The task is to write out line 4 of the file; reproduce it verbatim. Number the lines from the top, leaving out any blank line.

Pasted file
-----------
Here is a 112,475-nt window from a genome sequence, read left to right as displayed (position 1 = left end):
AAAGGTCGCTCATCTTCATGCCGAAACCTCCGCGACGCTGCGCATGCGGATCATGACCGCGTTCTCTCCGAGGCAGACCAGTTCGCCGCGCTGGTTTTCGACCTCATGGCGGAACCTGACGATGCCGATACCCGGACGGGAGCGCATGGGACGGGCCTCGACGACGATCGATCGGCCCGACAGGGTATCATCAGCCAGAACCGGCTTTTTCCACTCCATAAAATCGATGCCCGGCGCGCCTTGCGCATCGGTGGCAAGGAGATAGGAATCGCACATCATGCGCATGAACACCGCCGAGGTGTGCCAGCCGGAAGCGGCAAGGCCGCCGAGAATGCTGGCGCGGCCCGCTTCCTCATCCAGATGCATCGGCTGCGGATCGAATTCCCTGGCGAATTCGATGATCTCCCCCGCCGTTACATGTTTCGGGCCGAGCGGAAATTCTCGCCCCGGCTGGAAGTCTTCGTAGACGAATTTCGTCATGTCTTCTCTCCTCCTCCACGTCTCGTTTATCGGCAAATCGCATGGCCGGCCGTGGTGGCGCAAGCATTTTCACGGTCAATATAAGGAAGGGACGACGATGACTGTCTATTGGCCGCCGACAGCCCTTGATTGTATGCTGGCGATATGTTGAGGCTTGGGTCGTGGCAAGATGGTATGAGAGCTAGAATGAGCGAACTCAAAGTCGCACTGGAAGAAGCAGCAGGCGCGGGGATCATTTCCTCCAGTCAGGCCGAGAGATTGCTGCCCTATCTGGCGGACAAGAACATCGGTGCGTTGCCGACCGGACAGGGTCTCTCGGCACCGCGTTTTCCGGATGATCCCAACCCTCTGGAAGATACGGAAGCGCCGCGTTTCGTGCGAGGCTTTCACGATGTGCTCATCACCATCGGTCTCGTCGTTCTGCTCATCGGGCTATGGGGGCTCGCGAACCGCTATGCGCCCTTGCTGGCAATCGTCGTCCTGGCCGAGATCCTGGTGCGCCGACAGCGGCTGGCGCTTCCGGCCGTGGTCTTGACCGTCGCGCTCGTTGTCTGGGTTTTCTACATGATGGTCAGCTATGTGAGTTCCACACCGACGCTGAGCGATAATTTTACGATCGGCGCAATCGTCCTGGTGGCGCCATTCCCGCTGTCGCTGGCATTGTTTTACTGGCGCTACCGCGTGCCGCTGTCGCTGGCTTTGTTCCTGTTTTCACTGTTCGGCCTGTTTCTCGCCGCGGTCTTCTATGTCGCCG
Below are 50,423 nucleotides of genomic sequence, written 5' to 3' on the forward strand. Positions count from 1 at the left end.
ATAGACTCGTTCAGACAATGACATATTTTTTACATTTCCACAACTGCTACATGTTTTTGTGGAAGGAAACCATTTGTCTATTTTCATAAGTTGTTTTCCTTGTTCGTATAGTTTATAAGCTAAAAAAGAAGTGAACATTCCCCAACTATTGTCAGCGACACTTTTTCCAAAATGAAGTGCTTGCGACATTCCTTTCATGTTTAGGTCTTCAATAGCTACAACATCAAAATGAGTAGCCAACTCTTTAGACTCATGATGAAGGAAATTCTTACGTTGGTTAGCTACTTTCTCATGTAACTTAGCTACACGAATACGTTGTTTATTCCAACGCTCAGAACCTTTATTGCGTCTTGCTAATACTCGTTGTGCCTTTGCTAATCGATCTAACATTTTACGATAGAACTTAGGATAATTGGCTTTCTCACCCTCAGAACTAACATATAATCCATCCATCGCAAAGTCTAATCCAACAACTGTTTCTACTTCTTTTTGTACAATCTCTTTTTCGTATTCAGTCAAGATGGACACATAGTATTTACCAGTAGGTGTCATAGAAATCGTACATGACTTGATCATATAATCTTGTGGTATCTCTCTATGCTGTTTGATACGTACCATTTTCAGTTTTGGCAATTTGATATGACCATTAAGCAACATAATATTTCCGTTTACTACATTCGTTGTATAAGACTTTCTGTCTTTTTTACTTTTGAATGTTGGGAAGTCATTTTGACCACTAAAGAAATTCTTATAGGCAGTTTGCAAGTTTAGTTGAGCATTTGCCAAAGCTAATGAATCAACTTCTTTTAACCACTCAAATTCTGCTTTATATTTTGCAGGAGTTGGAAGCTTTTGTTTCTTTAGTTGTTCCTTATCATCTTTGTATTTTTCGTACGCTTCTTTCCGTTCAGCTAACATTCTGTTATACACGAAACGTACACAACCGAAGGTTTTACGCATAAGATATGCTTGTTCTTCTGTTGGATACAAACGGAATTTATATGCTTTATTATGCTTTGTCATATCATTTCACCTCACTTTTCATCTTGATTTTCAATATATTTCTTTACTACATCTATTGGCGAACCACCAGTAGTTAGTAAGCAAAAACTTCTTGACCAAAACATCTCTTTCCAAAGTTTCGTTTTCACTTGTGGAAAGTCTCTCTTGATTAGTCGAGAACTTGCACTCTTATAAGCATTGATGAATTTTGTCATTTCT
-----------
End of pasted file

ATAGACTCGTTCAGACAATGACATATTTTTTACATTTCCACAACTGCTACATGTTTTTGTGGAAGGAAACCATTTGTCTATTTTCATAAGTTGTTTTCCTTGTTCGTATAGTTTATAAGCTAAAAAAGAAGTGAACATTCCCCAACTATTGTCAGCGACACTTTTTCCAAAATGAAGTGCTTGCGACATTCCTTTCATGTTTAGGTCTTCAATAGCTACAACATCAAAATGAGTAGCCAACTCTTTAGACTCATGATGAAGGAAATTCTTACGTTGGTTAGCTACTTTCTCATGTAACTTAGCTACACGAATACGTTGTTTATTCCAACGCTCAGAACCTTTATTGCGTCTTGCTAATACTCGTTGTGCCTTTGCTAATCGATCTAACATTTTACGATAGAACTTAGGATAATTGGCTTTCTCACCCTCAGAACTAACATATAATCCATCCATCGCAAAGTCTAATCCAACAACTGTTTCTACTTCTTTTTGTACAATCTCTTTTTCGTATTCAGTCAAGATGGACACATAGTATTTACCAGTAGGTGTCATAGAAATCGTACATGACTTGATCATATAATCTTGTGGTATCTCTCTATGCTGTTTGATACGTACCATTTTCAGTTTTGGCAATTTGATATGACCATTAAGCAACATAATATTTCCGTTTACTACATTCGTTGTATAAGACTTTCTGTCTTTTTTACTTTTGAATGTTGGGAAGTCATTTTGACCACTAAAGAAATTCTTATAGGCAGTTTGCAAGTTTAGTTGAGCATTTGCCAAAGCTAATGAATCAACTTCTTTTAACCACTCAAATTCTGCTTTATATTTTGCAGGAGTTGGAAGCTTTTGTTTCTTTAGTTGTTCCTTATCATCTTTGTATTTTTCGTACGCTTCTTTCCGTTCAGCTAACATTCTGTTATACACGAAACGTACACAACCGAAGGTTTTACGCATAAGATATGCTTGTTCTTCTGTTGGATACAAACGGAATTTATATGCTTTATTATGCTTTGTCATATCATTTCACCTCACTTTTCATCTTGATTTTCAATATATTTCTTTACTACATCTATTGGCGAACCACCAGTAGTTAGTAAGCAAAAACTTCTTGACCAAAACATCTCTTTCCAAAGTTTCGTTTTCACTTGTGGAAAGTCTCTCTTGATTAGTCGAGAACTTGCACTCTTATAAGCATTGATGAATTTTGTCATTTCT